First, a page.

Run Away If You Can: Persistent Jamming Attacks against Channel Hopping Wi-Fi Devices in Dense Networks [chapter]

Il-Gu Lee, Hyunwoo Choi, Yongdae Kim, Seungwon Shin, Myungchul Kim
2014 Lecture Notes in Computer Science  
Wireless local area networks (WLANs) can adopt channel hopping technologies in order to avoid unintentional interferences such as radars or microwaves, which function as proactive jamming signals. Even though channel hopping technologies are effective against proactive types of jamming, it has been reported that reactive jammers could attack the targets through scanning busy channels. In this paper, we demonstrate that reactive jamming is only effective against channel hopping Wi-Fi devices in
more » ... on-dense networks and that it is not effective in dense networks. Then, we propose a new jamming attack called "persistent jamming", which is a modified reactive jamming that is effective in dense networks. The proposed persistent jamming attack can track a device that switches channels using the following two features, and it can attack the specific target or a target group of devices. The first feature is that the proposed attack can use the partial association ID (PAID), which is included for power saving in the IEEE 802.11ac/af/ah frame headers, to track and jam the targets. The second feature is that it is possible to attack persistently based on device fingerprints in IEEE 802.11a/b/g/n legacy devices. Our evaluation results demonstrate that the proposed persistent jamming can improve the attack efficiency by approximately 80% in dense networks compared with the reactive jamming scheme, and it can also shut down the communication link of the target nodes using 20 dBm of jamming power and a 125 ms response time.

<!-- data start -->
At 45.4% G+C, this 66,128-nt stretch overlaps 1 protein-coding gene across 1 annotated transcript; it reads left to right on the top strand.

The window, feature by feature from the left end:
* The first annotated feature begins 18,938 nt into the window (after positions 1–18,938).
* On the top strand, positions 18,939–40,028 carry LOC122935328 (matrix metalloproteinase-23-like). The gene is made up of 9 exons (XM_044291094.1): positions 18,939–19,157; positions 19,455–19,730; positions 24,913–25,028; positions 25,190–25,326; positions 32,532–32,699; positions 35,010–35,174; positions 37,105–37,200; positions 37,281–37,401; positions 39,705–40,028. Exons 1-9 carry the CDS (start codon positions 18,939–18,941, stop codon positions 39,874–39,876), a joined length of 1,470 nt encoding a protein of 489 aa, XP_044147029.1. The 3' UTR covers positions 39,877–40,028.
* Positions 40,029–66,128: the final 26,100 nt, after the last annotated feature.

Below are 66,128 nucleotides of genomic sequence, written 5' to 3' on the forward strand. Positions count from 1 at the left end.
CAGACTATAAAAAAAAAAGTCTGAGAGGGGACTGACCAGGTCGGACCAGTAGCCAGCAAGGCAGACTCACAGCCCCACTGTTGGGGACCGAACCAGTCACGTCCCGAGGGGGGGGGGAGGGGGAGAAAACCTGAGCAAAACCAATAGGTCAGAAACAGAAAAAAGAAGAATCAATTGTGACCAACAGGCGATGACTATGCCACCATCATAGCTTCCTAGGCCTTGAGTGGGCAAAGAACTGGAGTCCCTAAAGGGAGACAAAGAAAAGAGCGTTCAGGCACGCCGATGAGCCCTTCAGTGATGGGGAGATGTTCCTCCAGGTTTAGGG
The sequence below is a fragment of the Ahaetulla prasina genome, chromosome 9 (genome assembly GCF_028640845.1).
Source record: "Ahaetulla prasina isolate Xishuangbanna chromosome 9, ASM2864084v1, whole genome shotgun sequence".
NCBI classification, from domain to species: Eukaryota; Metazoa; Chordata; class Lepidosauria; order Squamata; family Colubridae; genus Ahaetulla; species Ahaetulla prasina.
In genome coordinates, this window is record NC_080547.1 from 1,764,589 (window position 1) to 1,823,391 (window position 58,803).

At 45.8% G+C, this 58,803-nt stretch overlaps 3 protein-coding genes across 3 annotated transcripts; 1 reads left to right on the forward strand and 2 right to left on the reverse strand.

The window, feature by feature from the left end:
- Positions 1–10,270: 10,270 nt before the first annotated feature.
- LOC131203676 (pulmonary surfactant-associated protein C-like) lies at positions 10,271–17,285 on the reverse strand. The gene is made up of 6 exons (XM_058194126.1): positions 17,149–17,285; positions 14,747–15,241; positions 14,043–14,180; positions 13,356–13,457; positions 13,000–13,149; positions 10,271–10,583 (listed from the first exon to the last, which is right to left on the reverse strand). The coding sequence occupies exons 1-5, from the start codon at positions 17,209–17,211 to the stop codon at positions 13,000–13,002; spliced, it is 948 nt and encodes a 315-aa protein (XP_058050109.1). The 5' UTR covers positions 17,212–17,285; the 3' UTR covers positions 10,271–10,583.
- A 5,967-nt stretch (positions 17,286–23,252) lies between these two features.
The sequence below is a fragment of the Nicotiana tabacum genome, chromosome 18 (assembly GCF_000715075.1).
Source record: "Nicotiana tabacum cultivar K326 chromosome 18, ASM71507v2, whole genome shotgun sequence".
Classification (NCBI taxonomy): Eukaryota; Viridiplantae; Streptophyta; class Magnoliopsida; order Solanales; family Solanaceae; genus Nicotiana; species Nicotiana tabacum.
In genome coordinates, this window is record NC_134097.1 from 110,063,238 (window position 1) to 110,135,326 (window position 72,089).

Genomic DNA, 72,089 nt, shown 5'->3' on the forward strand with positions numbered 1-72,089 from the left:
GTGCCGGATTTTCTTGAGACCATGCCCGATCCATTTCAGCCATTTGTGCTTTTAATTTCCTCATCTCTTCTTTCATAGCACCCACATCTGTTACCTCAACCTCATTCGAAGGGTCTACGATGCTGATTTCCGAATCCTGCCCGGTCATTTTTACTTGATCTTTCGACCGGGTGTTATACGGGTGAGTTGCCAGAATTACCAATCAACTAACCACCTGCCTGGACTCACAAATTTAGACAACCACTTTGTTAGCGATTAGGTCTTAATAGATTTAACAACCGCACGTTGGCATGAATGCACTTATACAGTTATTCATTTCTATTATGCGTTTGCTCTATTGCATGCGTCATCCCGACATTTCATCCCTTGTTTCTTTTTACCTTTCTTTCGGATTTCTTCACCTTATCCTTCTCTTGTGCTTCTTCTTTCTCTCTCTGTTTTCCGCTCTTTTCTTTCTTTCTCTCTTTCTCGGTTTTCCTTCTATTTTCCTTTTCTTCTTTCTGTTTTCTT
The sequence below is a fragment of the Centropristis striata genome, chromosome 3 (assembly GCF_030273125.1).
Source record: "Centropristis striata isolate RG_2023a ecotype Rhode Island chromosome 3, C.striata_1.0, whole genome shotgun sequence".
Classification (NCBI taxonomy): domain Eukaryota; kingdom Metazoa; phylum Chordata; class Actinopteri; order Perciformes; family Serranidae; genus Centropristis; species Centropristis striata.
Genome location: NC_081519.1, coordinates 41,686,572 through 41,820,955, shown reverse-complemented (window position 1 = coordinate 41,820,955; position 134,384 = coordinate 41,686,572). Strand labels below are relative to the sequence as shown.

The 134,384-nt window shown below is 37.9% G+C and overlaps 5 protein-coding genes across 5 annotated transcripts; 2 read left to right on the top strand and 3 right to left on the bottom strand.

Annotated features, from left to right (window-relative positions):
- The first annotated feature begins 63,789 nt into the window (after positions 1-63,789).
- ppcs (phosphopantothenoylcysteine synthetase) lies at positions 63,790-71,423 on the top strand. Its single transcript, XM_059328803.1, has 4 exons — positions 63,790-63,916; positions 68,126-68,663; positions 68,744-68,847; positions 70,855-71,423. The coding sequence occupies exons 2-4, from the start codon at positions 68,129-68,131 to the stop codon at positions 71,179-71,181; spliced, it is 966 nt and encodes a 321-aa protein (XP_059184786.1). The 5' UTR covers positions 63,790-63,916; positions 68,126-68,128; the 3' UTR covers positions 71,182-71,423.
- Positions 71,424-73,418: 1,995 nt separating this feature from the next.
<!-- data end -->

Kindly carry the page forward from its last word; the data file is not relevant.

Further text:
doi:10.1007/978-3-319-11379-1_18 fatcat:zsrecs2jffc25pmkhbvkh2wfvm